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PhotoMechanic altering metadata/MD5 hash?

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big0mike:
My main (second) job is covering marathons & Ironman races. I've just started using PhotoMechanic to ingest the 50k to 100k images my team shoots each weekend. I got this email from our tech guys in Germany:

"It turns out that there is actually a problem with PhotoMechanic: It alters photo on a binary level - they look the same, they have the same file size, but it turns out it does funny stuff with the embedded metadata. This means that PhotoMechanic defeats our duplication detection mechanism, that relies on the MD5 hash of the file. This means that it's possible to upload the same photo twice, which happened last weekend. This has some potential to cause real havoc."

What I do in PM is add some basic info to the IPTC fields, create a directory based on data on the stationery pad, rename the files as they copy to include the photographer's name and the CF/SD card the image came from.

I know it's not much to go on and I'm hoping for a better explanation from the tech guys but I'm wondering if you have any thoughts on this? PhotoMechanic makes the ingest process so much easier than dueling Explorer windows and creating directories by hand...

Thanks,

Mike

Kirk Baker:
Mike,


--- Quote from: big0mike on September 20, 2018, 08:03:55 am ---My main (second) job is covering marathons & Ironman races. I've just started using PhotoMechanic to ingest the 50k to 100k images my team shoots each weekend. I got this email from our tech guys in Germany:

"It turns out that there is actually a problem with PhotoMechanic: It alters photo on a binary level - they look the same, they have the same file size, but it turns out it does funny stuff with the embedded metadata. This means that PhotoMechanic defeats our duplication detection mechanism, that relies on the MD5 hash of the file. This means that it's possible to upload the same photo twice, which happened last weekend. This has some potential to cause real havoc."

What I do in PM is add some basic info to the IPTC fields, create a directory based on data on the stationery pad, rename the files as they copy to include the photographer's name and the CF/SD card the image came from.

--- End quote ---

Then you're modifying the files.  The metadata (IPTC) is stored in the images unless the image is a RAW file and you're using XMP sidecar files.  PM cannot add metadata to the files without modifying them.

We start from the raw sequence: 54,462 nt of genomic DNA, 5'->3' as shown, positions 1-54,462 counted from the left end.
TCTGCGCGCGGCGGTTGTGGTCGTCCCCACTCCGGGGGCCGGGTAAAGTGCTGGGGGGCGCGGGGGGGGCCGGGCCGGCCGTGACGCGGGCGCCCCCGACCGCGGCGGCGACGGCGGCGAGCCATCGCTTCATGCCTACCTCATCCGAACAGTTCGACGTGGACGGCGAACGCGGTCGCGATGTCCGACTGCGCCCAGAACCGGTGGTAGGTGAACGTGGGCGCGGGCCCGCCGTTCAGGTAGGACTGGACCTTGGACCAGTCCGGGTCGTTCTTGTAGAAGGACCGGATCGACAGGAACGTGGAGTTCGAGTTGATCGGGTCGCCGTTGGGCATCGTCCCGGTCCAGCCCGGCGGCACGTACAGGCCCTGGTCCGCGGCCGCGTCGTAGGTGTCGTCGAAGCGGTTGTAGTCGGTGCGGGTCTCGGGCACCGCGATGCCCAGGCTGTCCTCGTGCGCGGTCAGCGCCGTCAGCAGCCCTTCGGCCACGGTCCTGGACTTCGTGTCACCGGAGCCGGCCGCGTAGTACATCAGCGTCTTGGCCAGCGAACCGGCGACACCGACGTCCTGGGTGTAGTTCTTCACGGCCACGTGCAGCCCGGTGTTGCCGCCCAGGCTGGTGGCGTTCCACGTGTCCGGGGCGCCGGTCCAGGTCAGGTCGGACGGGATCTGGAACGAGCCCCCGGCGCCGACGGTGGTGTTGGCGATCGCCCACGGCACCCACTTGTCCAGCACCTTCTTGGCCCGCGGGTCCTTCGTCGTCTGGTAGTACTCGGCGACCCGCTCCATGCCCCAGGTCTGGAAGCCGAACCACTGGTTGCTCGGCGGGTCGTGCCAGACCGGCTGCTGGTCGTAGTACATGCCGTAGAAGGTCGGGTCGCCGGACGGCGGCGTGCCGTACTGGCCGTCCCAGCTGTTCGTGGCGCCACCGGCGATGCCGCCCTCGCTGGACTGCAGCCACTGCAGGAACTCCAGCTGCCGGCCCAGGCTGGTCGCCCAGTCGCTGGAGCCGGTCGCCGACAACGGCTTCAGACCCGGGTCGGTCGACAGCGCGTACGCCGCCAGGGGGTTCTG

Renaming shouldn't modify the file data (MD5 hash will be the same), but that's about all you can do to any file (change filesystem data like modification time, creation time, filename, permissions) without changing the file data itself.

-Kirk

big0mike:
Yeah, I realize I'm modifying them by adding IPTC fields but I don't know what the MD5 hash is or what that has to do it...

So, what you are saying is that if I were to NOT add the IPTC fields and just use PM to create directories and copy files this MD5 hash should remain unchanged and whatever problem they are encountering would be solved?

I'll see if I can setup a test event to check.

Mike

Kirk Baker:
Mike,


--- Quote from: big0mike on September 20, 2018, 10:01:42 am ---Yeah, I realize I'm modifying them by adding IPTC fields but I don't know what the MD5 hash is or what that has to do it...

So, what you are saying is that if I were to NOT add the IPTC fields and just use PM to create directories and copy files this MD5 hash should remain unchanged and whatever problem they are encountering would be solved?
--- End quote ---

An MD5 hash is generated by a program that reads each byte of the file and performs the MD5 operation on them, accumulating a checksum.  The program outputs this data and your tech guys use it to detect changes to the file.  Changing one byte inside the file to a different value will cause the MD5 hash to change.

Basically you need to make your changes with PM, then generate the MD5 hash, and then never modify the file again with PM (or any other program) and then the MD5 should no longer change.  If your system is generating the MD5 hash before PM makes changes (or any other metadata-savvy app does) then the hash will change.

I'd really need to have a diagram of your system in order to help you solve this problem.

-Kirk

big0mike:

--- Quote from: Kirk Baker on September 20, 2018, 10:15:22 am ---Basically you need to make your changes with PM, then generate the MD5 hash, and then never modify the file again with PM (or any other program) and then the MD5 should no longer change.  If your system is generating the MD5 hash before PM makes changes (or any other metadata-savvy app does) then the hash will change.

I'd really need to have a diagram of your system in order to help you solve this problem.
--- End quote ---
I THINK I'm making all the changes with PM. I use PM to ingest, create directories, rename files, and once they are all ingested they do not get touched. After all the files are uploaded I organize the directories, move them to the "import" directory on the laptop, and import them into their proprietary processing tool where they are scaled to a common size, compressed, and uploaded to their file servers.

I'm just guessing but I think the duplicates may have been me reingesting a card and using a different set of IPTC data which would mean a different directory created, filename, and IPTC data which, I assume, would provide a different MD5 hash that they same image already ingested.

I just explained to them what was happening and if they have time to waste humoring this one small cog in the system I'll setup a test event and do it without IPTC data being added to the images, and, just to be safe, without renaming the files.

Mike

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